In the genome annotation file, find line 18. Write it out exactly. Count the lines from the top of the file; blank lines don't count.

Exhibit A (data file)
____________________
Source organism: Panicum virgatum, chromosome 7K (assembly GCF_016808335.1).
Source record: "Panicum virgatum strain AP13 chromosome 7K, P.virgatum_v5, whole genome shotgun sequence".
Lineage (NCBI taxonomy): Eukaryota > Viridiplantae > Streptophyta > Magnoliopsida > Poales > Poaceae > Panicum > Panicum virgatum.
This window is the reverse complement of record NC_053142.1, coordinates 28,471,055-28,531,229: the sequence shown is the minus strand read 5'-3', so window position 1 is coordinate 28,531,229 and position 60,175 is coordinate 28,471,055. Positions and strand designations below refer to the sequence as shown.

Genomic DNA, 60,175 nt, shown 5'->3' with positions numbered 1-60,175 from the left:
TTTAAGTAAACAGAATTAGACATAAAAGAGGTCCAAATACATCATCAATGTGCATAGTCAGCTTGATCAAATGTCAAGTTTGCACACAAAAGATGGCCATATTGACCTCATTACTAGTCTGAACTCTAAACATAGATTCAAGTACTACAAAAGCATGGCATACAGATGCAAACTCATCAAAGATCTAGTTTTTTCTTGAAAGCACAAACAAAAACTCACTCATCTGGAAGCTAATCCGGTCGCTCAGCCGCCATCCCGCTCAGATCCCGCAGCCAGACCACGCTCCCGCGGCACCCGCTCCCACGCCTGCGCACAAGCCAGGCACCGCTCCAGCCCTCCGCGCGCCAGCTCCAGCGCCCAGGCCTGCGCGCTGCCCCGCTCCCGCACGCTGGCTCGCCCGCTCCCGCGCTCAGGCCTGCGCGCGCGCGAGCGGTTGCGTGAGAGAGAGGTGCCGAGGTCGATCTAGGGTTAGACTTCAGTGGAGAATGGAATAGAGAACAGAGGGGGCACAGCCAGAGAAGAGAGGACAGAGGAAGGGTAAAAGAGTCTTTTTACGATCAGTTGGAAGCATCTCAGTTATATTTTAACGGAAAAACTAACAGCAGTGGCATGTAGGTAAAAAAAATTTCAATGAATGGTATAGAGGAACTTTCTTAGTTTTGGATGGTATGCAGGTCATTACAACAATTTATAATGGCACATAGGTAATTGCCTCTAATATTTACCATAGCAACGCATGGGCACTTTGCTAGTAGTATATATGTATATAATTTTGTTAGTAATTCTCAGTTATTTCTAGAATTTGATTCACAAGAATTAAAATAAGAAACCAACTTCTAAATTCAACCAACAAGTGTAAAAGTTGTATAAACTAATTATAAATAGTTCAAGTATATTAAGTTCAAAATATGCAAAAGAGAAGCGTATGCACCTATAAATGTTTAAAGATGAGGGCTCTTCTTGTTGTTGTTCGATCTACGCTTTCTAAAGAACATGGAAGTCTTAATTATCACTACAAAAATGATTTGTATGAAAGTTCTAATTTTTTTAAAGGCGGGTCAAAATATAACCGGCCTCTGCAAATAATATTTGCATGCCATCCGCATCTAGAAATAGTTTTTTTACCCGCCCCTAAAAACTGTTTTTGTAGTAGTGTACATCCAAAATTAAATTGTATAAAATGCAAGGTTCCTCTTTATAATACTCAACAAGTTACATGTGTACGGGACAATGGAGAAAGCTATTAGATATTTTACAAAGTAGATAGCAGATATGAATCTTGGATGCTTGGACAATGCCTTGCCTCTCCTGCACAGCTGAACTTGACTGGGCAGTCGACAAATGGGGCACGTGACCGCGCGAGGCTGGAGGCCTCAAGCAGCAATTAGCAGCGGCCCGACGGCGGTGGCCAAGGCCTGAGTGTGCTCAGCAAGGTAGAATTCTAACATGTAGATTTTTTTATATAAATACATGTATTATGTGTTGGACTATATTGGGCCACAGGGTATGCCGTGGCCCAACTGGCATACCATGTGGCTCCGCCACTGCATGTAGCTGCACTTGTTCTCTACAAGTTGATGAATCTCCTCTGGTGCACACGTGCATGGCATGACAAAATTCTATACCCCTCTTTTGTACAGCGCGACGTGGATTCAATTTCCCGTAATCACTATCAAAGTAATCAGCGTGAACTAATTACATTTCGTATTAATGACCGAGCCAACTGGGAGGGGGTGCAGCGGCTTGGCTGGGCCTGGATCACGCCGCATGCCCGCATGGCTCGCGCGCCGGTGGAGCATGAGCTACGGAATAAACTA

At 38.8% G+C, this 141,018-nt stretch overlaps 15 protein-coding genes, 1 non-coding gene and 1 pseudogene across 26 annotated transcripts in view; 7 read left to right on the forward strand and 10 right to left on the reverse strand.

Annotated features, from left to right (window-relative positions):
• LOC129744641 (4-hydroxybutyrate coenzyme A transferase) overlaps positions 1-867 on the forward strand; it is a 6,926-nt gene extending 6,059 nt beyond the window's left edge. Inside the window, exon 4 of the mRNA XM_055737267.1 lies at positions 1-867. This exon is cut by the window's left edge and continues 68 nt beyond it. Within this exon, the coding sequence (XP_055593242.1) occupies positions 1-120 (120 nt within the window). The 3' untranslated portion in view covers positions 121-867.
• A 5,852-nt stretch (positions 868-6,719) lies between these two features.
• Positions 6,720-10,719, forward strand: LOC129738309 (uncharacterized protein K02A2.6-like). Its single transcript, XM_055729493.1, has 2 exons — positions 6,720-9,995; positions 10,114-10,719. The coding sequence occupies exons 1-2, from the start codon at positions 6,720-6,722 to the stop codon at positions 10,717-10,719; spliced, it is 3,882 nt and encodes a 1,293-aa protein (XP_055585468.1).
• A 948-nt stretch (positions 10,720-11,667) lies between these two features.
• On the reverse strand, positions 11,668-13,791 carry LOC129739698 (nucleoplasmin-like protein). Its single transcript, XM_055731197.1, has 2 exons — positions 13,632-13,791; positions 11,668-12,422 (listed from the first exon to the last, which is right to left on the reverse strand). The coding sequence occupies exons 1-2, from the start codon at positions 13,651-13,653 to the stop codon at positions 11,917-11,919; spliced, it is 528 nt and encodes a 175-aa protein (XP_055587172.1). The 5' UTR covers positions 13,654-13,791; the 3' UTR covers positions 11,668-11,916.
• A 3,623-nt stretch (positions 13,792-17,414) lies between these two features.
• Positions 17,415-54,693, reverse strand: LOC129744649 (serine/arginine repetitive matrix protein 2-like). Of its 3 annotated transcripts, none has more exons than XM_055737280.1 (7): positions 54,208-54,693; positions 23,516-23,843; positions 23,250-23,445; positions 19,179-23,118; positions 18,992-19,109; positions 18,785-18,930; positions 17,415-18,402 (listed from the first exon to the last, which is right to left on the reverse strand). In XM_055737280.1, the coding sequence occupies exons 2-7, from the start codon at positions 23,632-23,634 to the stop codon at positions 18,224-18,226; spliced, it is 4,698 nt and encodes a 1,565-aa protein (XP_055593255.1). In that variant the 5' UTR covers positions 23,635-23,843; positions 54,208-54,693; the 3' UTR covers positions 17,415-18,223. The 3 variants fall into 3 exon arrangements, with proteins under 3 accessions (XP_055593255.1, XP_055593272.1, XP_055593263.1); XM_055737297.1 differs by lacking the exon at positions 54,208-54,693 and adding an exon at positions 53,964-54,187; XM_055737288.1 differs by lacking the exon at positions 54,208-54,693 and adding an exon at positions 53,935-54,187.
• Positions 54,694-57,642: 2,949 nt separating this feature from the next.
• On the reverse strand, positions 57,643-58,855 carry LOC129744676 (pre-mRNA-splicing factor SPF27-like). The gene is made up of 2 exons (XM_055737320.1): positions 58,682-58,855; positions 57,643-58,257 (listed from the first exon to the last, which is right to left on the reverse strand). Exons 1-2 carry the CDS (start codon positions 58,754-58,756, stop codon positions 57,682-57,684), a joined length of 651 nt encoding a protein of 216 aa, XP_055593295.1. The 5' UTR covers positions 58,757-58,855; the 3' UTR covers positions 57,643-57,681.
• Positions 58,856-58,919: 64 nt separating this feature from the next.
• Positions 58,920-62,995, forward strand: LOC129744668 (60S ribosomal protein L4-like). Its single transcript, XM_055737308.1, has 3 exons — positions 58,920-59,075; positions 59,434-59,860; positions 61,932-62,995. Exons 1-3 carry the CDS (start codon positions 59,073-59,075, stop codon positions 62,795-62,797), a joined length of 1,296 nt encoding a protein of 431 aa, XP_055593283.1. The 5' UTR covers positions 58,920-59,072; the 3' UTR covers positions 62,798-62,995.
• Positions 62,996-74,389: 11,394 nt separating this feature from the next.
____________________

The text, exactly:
• Positions 58,856-58,919: 64 nt separating this feature from the next.